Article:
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Image: Chaka Zulu, I20, Ludacris, Rocko
John Amis  /  AP
Record producer Chaka Zulu, right, looks through material from his artists to post on YouTube, while I20, second from left, Ludacris, left, and Rocko, film a video on Sept. 2 in Atlanta.
updated 9/16/2008 6:05:12 PM ET 2008-09-16T22:05:12

When Ludacris’ manager wanted to create buzz for his client’s upcoming CD, he went directly to YouTube.com. But instead of releasing a flashy video for Ludacris’ song “Let’s Stay Together,” Chaka Zulu just uploaded the track directly to the site with a just picture of the rapper as accompaniment.

“You actually get to visualize the music,” said Zulu, who is also co-founder of Ludacris’ Disturbing tha Peace label. “Even if it’s not a real video, music is emotion. Music has a concept and theme.”

Though YouTube is known as the Internet’s greatest video warehouse, it’s becoming known as the place to find new music, no video needed. Put in the name of your favorite artist and there’s chance that besides an assortment of their videos, you’ll find a song with perhaps just a picture or a montage of photos to accompany it — and it still gets thousands of views.

If anyone wants to hear Akon’s remake of Michael Jackson’s “Wanna Be Starting Something,” it’s there. Someone yearning for the new Guns N’ Roses track “Shackler’s Revenge” or T.I.’s new release “Live Your Life” featuring Rihanna, all it takes is a quick search of their name and song title. No problem. While some of the songs are posted directly by an artist’s camp, others are uploaded by fans eager to share and discuss new music by their favorite act.

DJ Sickamore, who was director of A&R at Atlantic Records for two years and now has his own entertainment management company, says YouTube is a simpler way to listen to music on the Internet.

“Other file hosting sites have too many steps,” said DJ Sickamore. “If I like a song, I can hear it instantly without any problems. You definitely have to take advantage of this tool.”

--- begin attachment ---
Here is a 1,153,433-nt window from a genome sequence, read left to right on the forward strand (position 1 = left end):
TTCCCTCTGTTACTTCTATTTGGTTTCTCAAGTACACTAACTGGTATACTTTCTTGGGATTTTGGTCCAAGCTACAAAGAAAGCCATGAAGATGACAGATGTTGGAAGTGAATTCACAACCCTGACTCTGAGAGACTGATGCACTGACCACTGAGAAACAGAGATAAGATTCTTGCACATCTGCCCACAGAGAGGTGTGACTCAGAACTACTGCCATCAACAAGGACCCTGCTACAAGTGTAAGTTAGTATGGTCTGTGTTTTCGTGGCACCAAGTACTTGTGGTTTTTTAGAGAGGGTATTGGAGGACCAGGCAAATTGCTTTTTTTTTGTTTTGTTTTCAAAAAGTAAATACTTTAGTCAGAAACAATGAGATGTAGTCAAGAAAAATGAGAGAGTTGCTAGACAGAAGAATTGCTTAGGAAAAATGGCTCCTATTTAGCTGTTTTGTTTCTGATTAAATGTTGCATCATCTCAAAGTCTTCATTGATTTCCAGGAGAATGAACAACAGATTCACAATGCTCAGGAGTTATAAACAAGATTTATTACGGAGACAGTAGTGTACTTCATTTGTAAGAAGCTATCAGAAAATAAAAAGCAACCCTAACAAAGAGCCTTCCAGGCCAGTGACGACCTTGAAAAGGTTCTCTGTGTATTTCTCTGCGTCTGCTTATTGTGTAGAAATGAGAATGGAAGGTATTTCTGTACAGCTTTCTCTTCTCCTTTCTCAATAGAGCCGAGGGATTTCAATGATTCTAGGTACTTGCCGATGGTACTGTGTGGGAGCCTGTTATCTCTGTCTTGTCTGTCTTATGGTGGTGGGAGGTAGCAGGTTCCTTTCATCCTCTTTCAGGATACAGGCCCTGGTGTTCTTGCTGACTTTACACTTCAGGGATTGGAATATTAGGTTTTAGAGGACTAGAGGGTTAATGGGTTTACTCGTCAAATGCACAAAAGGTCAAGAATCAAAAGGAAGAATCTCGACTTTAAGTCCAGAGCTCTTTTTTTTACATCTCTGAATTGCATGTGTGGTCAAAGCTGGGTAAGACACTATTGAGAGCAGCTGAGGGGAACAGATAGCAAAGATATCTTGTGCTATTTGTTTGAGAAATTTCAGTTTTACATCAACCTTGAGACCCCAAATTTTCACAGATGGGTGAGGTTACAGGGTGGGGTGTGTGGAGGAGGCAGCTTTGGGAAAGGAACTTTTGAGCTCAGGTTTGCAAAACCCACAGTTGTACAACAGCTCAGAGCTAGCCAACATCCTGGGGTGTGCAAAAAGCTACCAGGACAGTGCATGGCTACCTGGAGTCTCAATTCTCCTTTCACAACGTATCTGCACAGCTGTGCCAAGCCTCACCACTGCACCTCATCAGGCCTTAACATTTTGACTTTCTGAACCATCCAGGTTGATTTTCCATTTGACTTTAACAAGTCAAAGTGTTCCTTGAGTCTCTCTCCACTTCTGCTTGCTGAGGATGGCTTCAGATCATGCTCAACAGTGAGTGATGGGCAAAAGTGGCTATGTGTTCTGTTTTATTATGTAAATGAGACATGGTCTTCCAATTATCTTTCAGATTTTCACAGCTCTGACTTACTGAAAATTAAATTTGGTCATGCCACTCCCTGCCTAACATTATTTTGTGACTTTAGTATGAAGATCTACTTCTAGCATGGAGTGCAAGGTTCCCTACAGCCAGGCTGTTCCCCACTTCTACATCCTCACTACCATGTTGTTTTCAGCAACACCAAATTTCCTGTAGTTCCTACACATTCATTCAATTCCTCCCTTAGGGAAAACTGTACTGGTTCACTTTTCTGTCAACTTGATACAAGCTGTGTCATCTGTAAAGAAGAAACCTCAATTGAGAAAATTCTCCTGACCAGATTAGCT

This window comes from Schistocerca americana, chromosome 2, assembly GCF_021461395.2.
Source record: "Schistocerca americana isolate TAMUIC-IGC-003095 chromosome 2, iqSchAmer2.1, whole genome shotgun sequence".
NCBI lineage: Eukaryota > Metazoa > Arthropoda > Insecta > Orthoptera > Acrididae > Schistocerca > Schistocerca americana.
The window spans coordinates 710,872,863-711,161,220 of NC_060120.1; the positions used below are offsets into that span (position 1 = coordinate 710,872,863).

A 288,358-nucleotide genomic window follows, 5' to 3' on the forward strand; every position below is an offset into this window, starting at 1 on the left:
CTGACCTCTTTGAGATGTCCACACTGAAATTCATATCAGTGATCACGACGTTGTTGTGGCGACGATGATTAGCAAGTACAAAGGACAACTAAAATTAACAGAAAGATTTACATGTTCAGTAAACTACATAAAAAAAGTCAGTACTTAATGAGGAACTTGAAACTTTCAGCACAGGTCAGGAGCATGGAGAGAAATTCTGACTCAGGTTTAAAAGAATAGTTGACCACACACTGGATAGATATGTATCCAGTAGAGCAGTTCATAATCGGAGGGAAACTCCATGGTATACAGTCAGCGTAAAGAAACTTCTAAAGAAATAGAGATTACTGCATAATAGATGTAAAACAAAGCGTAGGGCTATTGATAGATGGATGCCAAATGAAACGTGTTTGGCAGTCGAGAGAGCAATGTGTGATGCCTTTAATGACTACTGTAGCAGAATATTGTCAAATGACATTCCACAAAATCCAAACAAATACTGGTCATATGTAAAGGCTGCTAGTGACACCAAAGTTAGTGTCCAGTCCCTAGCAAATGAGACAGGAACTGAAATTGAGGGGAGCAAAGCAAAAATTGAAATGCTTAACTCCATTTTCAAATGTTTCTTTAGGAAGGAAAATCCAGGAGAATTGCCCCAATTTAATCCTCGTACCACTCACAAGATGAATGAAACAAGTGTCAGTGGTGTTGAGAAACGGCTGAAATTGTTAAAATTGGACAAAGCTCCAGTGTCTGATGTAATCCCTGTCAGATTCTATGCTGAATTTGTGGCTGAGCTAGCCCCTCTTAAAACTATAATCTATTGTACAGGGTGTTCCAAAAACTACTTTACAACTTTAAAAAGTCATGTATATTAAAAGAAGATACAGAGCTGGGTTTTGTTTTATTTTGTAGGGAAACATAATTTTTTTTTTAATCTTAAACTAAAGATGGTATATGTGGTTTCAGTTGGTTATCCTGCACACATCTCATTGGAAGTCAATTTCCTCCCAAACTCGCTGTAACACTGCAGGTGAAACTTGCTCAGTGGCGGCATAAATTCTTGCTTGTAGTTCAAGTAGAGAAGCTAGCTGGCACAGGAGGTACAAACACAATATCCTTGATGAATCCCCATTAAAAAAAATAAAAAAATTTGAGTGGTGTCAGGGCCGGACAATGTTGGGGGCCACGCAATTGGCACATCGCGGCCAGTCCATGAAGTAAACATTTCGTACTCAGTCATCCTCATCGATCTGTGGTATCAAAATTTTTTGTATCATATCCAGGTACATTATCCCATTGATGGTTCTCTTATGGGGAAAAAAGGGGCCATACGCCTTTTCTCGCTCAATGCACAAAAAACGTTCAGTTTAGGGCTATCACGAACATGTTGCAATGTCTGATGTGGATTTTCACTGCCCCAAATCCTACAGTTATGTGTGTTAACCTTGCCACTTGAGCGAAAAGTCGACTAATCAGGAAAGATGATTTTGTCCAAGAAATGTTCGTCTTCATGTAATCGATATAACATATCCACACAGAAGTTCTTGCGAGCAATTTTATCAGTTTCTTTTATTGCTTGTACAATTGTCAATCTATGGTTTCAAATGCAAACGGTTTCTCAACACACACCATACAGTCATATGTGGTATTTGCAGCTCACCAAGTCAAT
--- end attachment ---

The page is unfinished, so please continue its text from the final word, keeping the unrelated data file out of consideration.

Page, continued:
Zulu first noticed the power of YouTube sans video two years ago when he posted Ludacris’ song “War with God” with just the rapper’s picture as a visual on the site. Soon after, Zulu’s BlackBerry was bombarded with text messages.

“It had the Internet going crazy,” recalled Zulu. “I was getting tons of messages about how they loved it. I didn’t know that many people heard it.

“It’s a viable marketing tool for us now,” he added.

‘A chance to see someone else’s take on my music’
Country star Taylor Swift has also caught on. For the upcoming November release of her sophomore CD “Fearless,” Swift, along with her label, hopes to create a picture or video montage for each of the CD’s tracks for YouTube. So far, she’s enjoyed checking out the fan-created postings of her songs on YouTube.

“It’s like having another video,” said Swift, 18. “For me, it’s a chance to see someone else’s take on my music. I embrace that and think it’s cool.”

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It’s easy to see the benefits YouTube offers: It gets millions of views per day, according to the site. In addition, by posting a song on YouTube, it creates excitement in a low-cost way, compared to other promotional methods, such as sending out crop of street team members to various local nightclubs or other events.

“You can do mass advertising for every song through one click,” gospel artist Tye Tribbett said. He and his choir Greater Anointing, who have had their songs posted on YouTube, had strong success on the Billboard gospel charts with the album “Stand Out” this year.

Still, there are downsides, such as having an unreleased track floating on the Web before a label approves of its release.

“It’s a double-edge sword for us,” said David Bell, director of digital marketing at the Zomba Label Group, which includes Jive Records, home to Justin Timberlake, Chris Brown, Ciara and Britney Spears, among others. Despite the potential of releasing songs first on YouTube, he said advertising on the radio is still a preferred method.

Slideshow: Celebrity Sightings “It’s another channel for leaked music,” Bell added. “It’s not just peer-to-peer sites anymore. All they’re trying to do is show their love for the artist, but at the end of the day, they’re taking a leaked track and (it’s) just sort of a multiplication of our music.”

Tribbett wasn’t initially keen on his songs being posted without his knowledge either. But now he believes YouTube had a major influence in helping the group’s album become successful one.

“I said to myself, ‘Whoa, hold on. Who put my stuff out before the album even came out?” he recalled. “But I realized that’s the promotion that whet people’s appetites to the point where sales were better because that happened. So, I was like, ‘Well, never mind. Whoever it was, do it again.”’

© 2013 The Associated Press. All rights reserved. This material may not be published, broadcast, rewritten or redistributed.

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